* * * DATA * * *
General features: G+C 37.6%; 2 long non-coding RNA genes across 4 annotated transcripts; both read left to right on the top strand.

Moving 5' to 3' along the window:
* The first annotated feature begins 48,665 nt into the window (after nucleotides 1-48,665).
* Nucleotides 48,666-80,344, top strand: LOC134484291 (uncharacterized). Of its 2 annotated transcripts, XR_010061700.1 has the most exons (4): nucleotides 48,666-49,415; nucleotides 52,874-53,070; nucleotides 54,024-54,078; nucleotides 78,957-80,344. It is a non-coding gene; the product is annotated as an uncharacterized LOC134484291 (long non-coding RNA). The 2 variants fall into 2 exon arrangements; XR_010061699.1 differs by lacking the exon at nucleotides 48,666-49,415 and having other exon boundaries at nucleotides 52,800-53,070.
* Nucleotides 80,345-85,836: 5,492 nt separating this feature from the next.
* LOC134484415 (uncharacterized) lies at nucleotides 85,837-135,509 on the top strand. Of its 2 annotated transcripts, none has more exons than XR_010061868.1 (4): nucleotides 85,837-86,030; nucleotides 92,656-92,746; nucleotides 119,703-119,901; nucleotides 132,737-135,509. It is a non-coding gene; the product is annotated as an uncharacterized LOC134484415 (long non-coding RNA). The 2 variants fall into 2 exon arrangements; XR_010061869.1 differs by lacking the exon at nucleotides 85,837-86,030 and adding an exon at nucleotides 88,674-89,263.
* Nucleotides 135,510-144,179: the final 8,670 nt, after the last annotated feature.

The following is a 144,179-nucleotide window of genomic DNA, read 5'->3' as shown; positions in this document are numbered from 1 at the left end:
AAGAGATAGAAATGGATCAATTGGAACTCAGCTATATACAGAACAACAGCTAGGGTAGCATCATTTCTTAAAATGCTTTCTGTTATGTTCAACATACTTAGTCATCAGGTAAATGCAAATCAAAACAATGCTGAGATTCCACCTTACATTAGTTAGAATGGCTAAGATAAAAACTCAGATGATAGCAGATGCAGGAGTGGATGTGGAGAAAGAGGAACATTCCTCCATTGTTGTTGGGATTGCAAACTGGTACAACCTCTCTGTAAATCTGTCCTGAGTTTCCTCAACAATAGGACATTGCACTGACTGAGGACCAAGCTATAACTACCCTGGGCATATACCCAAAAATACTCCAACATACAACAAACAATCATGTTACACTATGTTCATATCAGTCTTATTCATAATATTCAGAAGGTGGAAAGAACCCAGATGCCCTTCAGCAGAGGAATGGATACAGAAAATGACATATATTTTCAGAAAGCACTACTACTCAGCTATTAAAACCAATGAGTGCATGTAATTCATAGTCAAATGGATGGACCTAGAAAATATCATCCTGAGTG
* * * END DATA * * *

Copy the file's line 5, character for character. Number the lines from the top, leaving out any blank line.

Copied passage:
* Nucleotides 80,345-85,836: 5,492 nt separating this feature from the next.